Finding a public interest position in the international arena requires research, diligence, and creativity. You will need to demonstrate your commitment to the substantive area or practice environment, and ideally, the country or region in which you’d like to work. You can frame your job search by queries for a particular region or country, court system or organization, or substantive legal area.
There are a variety of of types of employers in international law, notably governmental agencies, international organizations, non-governmental organizations (NGOs), law school clinical programs, and private firms.
Opportunities in Law School
While in law school, consider participating in summer abroad programs; participation in these programs exhibits a commitment to international work and ability to adapt to new situations. It is particularly valuable to get a practical internship experience while living abroad as well. Some study abroad programs have an internship component (for a complete list of these programs, see NALP’s Finding and Funding International Public Service Opportunities). If your program does not have a formal internship component, consider asking a coordinator for assistance in locating these opportunities or suggested contacts in the country or region.
The ABA International Law Section Internship Program acts as a liaison with foreign firms that have agreed to host potential interns. This is an excellent resource to locate and obtain legal experience in a number of different regions, practice environments and practice areas. Another excellent resource is the Internships in International Law listings pulled together by the American Society for International Law. This listing includes opportunities in international courts and tribunals, human rights law, international environmental law, NGOs and with fellowships.
Class selection is also a good indicator of sustained interest in the international arena. Take as many international law classes as possible, and discuss international implications of other topic areas with professors and students. The more that you can get involved with student and community organizations, the better connected you will be and the better prepared you will be for opportunities that arise.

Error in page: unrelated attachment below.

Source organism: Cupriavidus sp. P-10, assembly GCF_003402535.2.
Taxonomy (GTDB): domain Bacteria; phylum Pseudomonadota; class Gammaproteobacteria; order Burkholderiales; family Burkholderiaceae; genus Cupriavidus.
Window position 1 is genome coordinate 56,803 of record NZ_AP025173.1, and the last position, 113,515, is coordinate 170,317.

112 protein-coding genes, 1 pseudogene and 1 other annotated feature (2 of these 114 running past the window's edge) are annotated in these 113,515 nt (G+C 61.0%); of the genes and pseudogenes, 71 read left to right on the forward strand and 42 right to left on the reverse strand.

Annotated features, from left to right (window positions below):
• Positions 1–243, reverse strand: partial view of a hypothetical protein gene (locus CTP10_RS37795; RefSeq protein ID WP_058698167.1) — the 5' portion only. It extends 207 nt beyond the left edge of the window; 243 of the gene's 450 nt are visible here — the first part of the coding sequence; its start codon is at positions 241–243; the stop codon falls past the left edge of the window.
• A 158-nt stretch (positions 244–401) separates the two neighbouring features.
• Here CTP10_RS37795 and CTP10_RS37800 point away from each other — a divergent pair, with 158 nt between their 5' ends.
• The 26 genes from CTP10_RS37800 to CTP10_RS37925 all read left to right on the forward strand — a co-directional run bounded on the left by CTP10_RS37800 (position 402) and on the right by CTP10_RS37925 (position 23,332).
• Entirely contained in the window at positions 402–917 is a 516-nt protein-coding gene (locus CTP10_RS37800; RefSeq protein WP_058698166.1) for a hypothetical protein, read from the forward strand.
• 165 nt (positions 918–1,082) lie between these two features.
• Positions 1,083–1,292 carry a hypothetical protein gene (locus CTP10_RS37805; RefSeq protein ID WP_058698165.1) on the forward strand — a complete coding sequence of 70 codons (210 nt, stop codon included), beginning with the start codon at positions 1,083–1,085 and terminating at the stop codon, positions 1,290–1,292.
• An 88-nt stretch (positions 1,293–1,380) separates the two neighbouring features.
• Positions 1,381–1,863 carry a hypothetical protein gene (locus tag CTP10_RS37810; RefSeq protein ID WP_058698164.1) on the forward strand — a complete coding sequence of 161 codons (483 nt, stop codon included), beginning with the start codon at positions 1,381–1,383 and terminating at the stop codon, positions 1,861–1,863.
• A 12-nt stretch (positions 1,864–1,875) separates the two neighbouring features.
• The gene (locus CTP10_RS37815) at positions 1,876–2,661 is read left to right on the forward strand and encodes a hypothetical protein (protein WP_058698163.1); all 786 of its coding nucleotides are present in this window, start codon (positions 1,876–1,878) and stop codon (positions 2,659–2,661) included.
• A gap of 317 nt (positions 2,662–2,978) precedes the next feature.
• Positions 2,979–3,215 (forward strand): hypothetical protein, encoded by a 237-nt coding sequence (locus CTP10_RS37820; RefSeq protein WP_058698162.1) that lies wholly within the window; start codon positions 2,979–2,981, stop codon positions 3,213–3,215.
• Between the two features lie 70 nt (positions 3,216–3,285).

Post-Graduate Opportunity Search
As stated above, you can frame your job search by searches by a particular region or country, court system or organization, or substantive legal area.
If you are interested in a specific country or region, learn as much as you can about the culture, legal system, and of course, language. The internet is a great place to start your research, but as with any job search, the best information on these topics will be had through informational interviewing and networking. Try and meet people from the region, or that have spent a significant amount of time there. Undergraduate and graduate departments can be a great resource for making these connections. Undergraduate alumni offices also often can be useful for making connections. Make sure that once you have developed a relationship with any connection, you don’t lose it from inattention. Stay in contact with your network!
If you want to do international work but be based in the United States, consider applying to U.S. Departments and Offices with a high concentration of international work. Some agencies with a lot of international work include U.S. Department of Justice, Export-Import Bank of the United States, and the U.S. Agency for International Development. Agencies with a less international work, but where you can still actively seek out projects with an international bent are U.S. Department of Agriculture, U.S. Department of Commerce, U.S. Department of Treasury, and the U.S. Department of Transportation. Seek out as many work assignments as possible that have an international angle, and volunteer to work on any educational materials that the office might be publishing. The more that you can make a name for yourself as the resident “expert” on international issues, the more you will be brought onto international projects that could segue into your dream position.
There are a variety of positions available in international courts and related organizations. The International Commission of Jurists has information about internships with the international judiciary in 62 countries and jobs with the organization promoting judicial independence. The International Criminal Court has internships and a Visiting Professionals program. Opportunities are also available at United States specialty courts, such as the U.S. Court of International Trade.
International non-profits and non-governmental organizations also rely on attorneys to help develop and implement policy and advocacy strategies. NIRA hosts a worldwide directory of think tanks, Lawyers Without Borders supports the development of the rule of law and the legal profession, and PSLawNet has the latest on international internships and job opportunities.
For a detailed discussion of opportunities in the international arena, as well as summaries of the missions of many international organizations that have employment or volunteer opportunities, please see NALP’s Finding and Funding International Public Service Opportunities.
For information about constructing your resume for a job search in the international law arena, see the Public Interest Resume section.